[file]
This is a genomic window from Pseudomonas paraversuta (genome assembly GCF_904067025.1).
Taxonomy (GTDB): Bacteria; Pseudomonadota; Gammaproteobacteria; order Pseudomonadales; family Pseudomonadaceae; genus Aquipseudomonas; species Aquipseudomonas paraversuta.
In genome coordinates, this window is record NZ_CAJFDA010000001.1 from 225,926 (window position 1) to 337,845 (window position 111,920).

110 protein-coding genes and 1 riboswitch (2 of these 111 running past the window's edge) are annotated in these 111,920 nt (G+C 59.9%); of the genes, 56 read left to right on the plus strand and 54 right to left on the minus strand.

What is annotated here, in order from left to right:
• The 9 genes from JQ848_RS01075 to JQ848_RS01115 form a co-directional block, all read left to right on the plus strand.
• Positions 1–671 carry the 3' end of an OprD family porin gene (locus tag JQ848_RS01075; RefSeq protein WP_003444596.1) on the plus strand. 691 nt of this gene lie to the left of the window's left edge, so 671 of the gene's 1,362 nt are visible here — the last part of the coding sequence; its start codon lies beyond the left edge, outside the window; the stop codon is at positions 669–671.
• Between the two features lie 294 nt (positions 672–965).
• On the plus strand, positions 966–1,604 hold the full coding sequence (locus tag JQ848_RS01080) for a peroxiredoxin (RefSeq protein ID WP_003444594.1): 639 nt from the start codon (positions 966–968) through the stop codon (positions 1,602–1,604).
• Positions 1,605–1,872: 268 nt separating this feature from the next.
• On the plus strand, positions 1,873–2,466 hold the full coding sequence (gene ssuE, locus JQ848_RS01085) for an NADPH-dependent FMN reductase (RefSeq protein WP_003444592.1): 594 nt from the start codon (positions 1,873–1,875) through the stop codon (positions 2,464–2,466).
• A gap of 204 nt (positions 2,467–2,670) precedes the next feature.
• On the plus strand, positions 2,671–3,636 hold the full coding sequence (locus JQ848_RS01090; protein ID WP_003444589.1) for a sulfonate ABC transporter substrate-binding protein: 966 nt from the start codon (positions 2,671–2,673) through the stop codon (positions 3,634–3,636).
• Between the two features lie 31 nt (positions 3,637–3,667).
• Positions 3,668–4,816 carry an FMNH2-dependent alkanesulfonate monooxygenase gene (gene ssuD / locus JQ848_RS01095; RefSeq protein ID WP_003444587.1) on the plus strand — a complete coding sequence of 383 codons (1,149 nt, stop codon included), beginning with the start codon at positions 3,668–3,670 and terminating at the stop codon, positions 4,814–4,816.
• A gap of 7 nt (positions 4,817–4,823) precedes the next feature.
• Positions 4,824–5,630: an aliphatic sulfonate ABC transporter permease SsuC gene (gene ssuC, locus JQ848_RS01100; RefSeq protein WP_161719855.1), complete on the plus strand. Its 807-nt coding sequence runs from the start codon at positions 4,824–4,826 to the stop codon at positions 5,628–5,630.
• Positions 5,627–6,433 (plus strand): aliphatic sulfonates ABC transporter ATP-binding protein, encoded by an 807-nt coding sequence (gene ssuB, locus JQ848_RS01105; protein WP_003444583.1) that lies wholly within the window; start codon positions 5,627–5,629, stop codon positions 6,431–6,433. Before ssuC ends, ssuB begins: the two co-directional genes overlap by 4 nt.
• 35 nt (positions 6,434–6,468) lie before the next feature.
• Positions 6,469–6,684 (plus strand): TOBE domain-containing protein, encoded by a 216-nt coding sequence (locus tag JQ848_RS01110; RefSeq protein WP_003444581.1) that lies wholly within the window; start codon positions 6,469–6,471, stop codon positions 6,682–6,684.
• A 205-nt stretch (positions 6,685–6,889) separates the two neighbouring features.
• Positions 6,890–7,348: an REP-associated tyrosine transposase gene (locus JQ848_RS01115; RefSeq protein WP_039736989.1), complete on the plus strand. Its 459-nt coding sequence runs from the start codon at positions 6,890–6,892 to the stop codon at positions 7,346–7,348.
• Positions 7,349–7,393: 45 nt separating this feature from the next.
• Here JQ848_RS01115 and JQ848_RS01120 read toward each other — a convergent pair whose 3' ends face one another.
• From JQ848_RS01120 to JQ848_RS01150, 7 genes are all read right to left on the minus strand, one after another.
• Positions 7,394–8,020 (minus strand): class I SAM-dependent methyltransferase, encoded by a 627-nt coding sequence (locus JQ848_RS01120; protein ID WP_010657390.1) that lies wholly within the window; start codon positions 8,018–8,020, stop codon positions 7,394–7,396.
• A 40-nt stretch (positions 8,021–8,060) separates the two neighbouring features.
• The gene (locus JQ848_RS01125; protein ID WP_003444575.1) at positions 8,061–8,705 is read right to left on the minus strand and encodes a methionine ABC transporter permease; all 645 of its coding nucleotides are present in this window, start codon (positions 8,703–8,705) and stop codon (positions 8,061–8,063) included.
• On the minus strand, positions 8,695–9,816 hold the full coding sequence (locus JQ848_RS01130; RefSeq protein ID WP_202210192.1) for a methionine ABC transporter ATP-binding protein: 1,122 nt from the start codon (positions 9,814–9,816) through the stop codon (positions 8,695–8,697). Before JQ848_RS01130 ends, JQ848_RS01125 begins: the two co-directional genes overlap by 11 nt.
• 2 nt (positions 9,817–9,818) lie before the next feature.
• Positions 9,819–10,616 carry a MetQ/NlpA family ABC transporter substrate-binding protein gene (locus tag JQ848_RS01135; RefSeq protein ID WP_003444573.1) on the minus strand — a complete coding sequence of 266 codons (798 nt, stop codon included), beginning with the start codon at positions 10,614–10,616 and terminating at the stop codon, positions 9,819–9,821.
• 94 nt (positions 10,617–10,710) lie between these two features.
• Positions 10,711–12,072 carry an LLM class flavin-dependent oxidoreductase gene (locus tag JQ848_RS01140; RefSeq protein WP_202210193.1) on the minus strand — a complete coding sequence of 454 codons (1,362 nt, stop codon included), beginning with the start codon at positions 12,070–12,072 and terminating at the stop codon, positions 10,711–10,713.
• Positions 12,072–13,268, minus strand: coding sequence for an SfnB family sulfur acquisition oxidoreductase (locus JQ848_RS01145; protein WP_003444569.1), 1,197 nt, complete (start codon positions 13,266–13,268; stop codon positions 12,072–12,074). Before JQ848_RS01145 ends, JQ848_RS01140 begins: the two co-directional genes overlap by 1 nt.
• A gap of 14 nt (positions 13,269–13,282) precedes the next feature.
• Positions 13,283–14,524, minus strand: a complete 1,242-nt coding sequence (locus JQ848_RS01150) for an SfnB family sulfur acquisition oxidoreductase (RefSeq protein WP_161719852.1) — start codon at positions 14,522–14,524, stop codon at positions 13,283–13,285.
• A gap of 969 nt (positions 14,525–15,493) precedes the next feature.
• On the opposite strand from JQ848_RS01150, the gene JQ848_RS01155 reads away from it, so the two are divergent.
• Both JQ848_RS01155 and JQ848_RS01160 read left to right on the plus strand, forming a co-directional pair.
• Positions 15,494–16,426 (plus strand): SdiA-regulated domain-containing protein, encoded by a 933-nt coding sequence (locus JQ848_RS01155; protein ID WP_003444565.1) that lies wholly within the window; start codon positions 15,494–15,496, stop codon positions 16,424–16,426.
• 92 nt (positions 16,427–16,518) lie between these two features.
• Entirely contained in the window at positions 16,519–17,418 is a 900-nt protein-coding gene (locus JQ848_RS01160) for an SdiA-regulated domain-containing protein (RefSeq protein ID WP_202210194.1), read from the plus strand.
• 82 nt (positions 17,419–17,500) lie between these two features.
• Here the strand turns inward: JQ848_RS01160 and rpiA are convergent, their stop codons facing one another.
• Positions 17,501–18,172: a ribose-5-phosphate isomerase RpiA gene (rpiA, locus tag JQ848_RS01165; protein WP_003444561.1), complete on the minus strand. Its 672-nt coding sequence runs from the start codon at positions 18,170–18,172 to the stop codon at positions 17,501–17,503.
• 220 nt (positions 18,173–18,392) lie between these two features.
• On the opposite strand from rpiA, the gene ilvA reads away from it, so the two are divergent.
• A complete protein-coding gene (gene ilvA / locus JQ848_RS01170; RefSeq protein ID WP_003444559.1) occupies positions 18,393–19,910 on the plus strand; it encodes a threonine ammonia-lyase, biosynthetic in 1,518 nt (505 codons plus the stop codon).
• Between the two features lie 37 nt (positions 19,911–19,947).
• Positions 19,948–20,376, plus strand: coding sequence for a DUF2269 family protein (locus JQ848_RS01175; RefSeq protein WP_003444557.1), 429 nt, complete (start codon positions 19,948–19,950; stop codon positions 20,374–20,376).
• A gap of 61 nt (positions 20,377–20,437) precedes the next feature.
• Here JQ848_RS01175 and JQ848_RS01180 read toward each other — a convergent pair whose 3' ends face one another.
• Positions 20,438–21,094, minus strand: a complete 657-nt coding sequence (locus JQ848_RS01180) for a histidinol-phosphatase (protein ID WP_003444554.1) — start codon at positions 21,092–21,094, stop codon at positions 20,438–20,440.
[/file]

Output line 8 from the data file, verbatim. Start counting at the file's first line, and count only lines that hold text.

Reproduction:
• Between the two features lie 294 nt (positions 672–965).